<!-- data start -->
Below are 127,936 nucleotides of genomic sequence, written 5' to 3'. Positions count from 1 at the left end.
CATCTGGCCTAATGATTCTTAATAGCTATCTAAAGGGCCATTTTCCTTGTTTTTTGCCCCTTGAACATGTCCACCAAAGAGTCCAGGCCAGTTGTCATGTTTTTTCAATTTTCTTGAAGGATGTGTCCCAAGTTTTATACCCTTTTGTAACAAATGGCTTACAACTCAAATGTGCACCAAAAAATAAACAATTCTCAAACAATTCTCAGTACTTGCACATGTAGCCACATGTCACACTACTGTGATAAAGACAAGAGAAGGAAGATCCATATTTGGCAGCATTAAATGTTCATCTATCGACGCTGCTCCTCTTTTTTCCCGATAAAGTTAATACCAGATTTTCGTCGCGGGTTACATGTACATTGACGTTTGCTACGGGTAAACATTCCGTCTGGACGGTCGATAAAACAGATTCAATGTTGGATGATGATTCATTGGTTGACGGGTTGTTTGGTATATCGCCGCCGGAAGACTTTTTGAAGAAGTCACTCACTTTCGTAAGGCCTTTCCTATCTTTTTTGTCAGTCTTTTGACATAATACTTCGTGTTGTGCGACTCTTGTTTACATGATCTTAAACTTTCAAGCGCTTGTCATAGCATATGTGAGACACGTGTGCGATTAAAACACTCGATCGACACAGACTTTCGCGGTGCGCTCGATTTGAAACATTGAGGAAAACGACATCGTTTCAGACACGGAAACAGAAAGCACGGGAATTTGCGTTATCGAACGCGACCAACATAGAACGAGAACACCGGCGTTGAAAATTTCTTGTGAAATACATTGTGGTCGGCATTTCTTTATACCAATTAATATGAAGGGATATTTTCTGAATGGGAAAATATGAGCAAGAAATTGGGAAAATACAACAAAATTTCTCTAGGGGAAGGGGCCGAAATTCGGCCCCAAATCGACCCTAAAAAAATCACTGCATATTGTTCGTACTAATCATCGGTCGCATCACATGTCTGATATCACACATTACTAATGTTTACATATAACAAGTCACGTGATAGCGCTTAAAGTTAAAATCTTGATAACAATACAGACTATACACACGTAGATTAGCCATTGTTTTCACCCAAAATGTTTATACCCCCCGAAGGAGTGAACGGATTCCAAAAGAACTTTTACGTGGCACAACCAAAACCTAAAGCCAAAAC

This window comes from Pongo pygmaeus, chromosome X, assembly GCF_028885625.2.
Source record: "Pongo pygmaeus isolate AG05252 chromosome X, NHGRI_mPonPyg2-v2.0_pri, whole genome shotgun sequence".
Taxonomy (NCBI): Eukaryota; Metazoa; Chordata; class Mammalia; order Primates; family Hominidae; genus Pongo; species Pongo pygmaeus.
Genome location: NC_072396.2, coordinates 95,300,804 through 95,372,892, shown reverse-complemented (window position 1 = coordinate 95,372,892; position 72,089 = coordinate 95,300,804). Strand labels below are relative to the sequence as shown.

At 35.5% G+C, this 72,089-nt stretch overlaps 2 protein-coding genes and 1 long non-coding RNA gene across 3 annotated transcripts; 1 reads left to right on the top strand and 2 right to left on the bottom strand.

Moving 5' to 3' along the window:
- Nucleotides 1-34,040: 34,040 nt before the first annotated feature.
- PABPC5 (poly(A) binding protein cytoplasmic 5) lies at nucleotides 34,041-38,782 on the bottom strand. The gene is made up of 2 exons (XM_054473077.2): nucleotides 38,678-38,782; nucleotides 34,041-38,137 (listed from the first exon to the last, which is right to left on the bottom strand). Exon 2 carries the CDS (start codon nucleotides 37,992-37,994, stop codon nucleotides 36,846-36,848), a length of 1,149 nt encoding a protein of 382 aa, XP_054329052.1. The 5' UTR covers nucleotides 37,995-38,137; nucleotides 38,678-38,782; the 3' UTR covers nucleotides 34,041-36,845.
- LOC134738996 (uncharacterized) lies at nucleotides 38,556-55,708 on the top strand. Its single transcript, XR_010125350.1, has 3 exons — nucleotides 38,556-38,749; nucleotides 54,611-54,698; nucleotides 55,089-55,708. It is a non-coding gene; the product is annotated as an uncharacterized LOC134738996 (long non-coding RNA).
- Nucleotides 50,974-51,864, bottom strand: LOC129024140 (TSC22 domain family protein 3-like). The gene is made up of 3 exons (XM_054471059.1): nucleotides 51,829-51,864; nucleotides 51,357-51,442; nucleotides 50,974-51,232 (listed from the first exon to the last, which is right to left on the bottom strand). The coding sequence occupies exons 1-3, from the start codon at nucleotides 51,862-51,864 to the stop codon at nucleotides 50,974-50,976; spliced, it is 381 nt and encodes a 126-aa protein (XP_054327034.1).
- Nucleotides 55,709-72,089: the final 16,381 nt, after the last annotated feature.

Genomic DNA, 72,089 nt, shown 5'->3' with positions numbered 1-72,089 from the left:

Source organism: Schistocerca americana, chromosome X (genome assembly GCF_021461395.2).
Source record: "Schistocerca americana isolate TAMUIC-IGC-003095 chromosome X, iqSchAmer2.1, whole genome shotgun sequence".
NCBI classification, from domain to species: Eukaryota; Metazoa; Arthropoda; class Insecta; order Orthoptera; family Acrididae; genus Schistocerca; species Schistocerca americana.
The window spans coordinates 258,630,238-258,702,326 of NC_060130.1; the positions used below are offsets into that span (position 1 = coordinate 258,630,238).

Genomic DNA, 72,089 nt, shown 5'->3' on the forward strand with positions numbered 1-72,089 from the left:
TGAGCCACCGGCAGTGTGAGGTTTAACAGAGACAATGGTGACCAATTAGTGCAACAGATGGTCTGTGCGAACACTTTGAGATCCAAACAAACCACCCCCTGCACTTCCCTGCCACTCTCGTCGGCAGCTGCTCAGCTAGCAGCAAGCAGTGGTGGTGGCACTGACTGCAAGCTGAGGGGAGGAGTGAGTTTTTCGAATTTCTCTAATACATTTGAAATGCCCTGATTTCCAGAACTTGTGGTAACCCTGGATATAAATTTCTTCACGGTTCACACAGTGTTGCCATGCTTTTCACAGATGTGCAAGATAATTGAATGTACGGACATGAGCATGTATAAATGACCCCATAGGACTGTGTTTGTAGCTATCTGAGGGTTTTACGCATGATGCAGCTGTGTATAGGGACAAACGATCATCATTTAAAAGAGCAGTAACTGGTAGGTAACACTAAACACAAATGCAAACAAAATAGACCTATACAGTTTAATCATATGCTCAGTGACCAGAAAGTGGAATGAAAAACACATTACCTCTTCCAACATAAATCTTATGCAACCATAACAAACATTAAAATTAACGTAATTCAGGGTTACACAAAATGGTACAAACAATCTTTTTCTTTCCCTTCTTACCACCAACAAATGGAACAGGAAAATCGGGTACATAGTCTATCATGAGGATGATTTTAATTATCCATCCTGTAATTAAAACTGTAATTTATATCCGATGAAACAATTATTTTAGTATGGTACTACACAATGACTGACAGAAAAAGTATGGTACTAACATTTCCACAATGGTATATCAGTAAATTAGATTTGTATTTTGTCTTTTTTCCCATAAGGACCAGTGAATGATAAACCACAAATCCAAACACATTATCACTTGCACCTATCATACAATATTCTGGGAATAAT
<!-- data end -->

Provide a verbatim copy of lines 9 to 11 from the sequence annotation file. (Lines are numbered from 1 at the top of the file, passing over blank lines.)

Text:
- Nucleotides 1-34,040: 34,040 nt before the first annotated feature.
- PABPC5 (poly(A) binding protein cytoplasmic 5) lies at nucleotides 34,041-38,782 on the bottom strand. The gene is made up of 2 exons (XM_054473077.2): nucleotides 38,678-38,782; nucleotides 34,041-38,137 (listed from the first exon to the last, which is right to left on the bottom strand). Exon 2 carries the CDS (start codon nucleotides 37,992-37,994, stop codon nucleotides 36,846-36,848), a length of 1,149 nt encoding a protein of 382 aa, XP_054329052.1. The 5' UTR covers nucleotides 37,995-38,137; nucleotides 38,678-38,782; the 3' UTR covers nucleotides 34,041-36,845.
- LOC134738996 (uncharacterized) lies at nucleotides 38,556-55,708 on the top strand. Its single transcript, XR_010125350.1, has 3 exons — nucleotides 38,556-38,749; nucleotides 54,611-54,698; nucleotides 55,089-55,708. It is a non-coding gene; the product is annotated as an uncharacterized LOC134738996 (long non-coding RNA).